Sport Union RWC 2019: What we now know about the Rugby World Cup – and the Wallabies

RWC 2019: What we now know about the Rugby World Cup – and the Wallabies

The Wallabies showed against Fiji an inability to adapt on the field. Photo: Getty
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It is a matter of suspicions and hopes confirmed after the first great weekend of the 2019 Rugby World Cup – and that’s not good for Australia.

There was plenty of thrilling rugby to gladden the heart and promise more great entertainment ahead.

It’s just unfortunate that the Wallabies didn’t feature in it – other than making up the numbers against Fiji in the first half of that match.

Basically, after a second-rate first half, the Wallabies defeated a tiring Fiji on the back of a couple of rolling mauls.

Yes, you have to do what you have to do to win, but the only thing more boring than a rolling maul is a scrum penalty.

And we’re unlikely to roll as easily, if at all, against Wales and whoever we’ll play in the quarter-finals (most probably France if we defeat Wales next weekend, England if we don’t).

The Wallabies again showed they are capable of particularly unintelligent rugby, unable to adapt on the field to the game in front of them.

Too often it seems the men in gold need someone to tell them what’s going on at half-time. It’s a luxury they can’t afford against Wales or in the knockout stages.

The obvious and invidious comparison is the way New Zealand adapted on the field to South Africa’s opening onslaught.

Despite only getting three points for their efforts, the Springboks dominated the opening quarter, their rush defence pinning down the All Blacks.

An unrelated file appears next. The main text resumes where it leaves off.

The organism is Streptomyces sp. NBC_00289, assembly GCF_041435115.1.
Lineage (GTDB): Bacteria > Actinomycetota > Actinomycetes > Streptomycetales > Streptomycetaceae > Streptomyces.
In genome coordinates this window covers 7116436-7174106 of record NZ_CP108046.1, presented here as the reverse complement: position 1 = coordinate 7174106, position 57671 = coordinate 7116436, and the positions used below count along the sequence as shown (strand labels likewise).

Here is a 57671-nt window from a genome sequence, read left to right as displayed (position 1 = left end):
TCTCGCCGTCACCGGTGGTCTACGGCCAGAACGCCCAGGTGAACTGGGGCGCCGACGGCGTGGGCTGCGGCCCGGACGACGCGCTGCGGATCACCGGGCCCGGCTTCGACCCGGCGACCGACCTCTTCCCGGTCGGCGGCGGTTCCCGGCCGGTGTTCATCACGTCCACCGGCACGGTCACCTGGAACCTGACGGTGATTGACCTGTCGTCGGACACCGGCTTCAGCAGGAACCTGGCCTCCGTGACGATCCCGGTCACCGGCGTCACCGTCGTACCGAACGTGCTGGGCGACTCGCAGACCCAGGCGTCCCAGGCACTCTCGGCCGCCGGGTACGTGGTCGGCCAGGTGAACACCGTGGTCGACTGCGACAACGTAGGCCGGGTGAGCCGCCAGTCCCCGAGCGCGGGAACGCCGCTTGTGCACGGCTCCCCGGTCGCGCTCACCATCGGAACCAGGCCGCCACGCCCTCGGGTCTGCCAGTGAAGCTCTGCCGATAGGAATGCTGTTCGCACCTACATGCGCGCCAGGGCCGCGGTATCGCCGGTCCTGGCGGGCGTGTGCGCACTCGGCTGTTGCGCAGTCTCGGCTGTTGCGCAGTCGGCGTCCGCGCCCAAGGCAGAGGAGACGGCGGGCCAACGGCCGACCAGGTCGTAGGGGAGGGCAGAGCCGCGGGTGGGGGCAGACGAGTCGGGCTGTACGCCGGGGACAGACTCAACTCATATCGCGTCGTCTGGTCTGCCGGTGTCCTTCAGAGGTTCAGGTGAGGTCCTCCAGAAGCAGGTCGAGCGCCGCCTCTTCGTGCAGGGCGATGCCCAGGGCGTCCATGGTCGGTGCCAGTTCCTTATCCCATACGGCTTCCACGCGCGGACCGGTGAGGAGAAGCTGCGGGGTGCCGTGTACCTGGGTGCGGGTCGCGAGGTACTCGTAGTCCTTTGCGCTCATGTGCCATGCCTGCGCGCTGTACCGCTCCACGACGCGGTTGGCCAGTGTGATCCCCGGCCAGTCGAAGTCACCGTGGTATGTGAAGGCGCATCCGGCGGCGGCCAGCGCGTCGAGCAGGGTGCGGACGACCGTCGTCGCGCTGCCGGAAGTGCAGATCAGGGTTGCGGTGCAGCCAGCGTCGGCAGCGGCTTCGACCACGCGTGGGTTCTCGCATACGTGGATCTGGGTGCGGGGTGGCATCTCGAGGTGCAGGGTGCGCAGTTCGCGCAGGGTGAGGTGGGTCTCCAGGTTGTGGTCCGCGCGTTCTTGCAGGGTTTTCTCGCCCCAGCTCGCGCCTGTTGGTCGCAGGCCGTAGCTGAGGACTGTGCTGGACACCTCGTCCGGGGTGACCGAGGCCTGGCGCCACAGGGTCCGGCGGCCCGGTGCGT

So the ABs changed the game with shallow kicks over the line, defusing the rush’s impact.

A couple of flashes of well-supported brilliance gave the ABs 14 points and the second quarter.

Along with New Zealand’s usual masterful referee management, that was enough to win a riveting game when the second half was again divided a quarter each.

Yes, New Zealand was confirmed as tournament favourites, showing all the talent, smarts and depth expected.

The modern All Blacks always look like men who, when they are not training, practising or playing rugby, are playing touch and talking and thinking about rugby and being an All Black.

RWC 2019
NZ’s Beauden Barrett sparked a moment of brilliance that led to a try. Photo: Getty

This was a team prepared to meet its greatest rugby foe, but could also be so composed and savvy to perform a synchronised bow to the crowd afterwards. Nice touch.

Yet the 2019 ABs, the better, smarter team on Saturday night, also confirmed they are not invincible.

South Africa was closer than the score indicated. A couple of things could have gone another way … coulda, shoulda, didn’t.

More importantly, the Boks should be expected to learn from what went wrong. It would be hard to believe they would again have such a woeful kicking game, most obviously the worst box kicking I’ve think I’ve ever seen at the top level.

Those who will meet New Zealand in the quarter- and semi-finals know they will have to bring their very best game and rely on the Kiwis being less than perfect. It happens – it was the case for half the match on Saturday.

The other team involved in all the weekend’s matches, the referees, will hopefully improve and find some consistency across the tournament.

Very different standards and interpretations of the laws were on display, always grist for the rugby mill.

For Australia, we must also reasonably believe the Wallabies will be better for the nervous first game being out of the way, that next weekend they will fully respect the opposition from the start.

The suspicion that Dane Haylett-Petty should be in the starting side was confirmed with Kurtley Beale coming off the bench as required.

Also confirmed was the massive handicap we have carried since Michael Lynagh retired – we don’t have a world-class goalkicker … if Matt Burke could be spared from commentary duties.

Our line-out should have been a strong point on Saturday. The rolling maul tries not withstanding – it wasn’t.

The line-out is as much a test of thinking as jumping. We could have taken lessons from the variations used by Fiji and little Japan.

How quickly we can learn to focus and think for 80 minutes – we find out next weekend.

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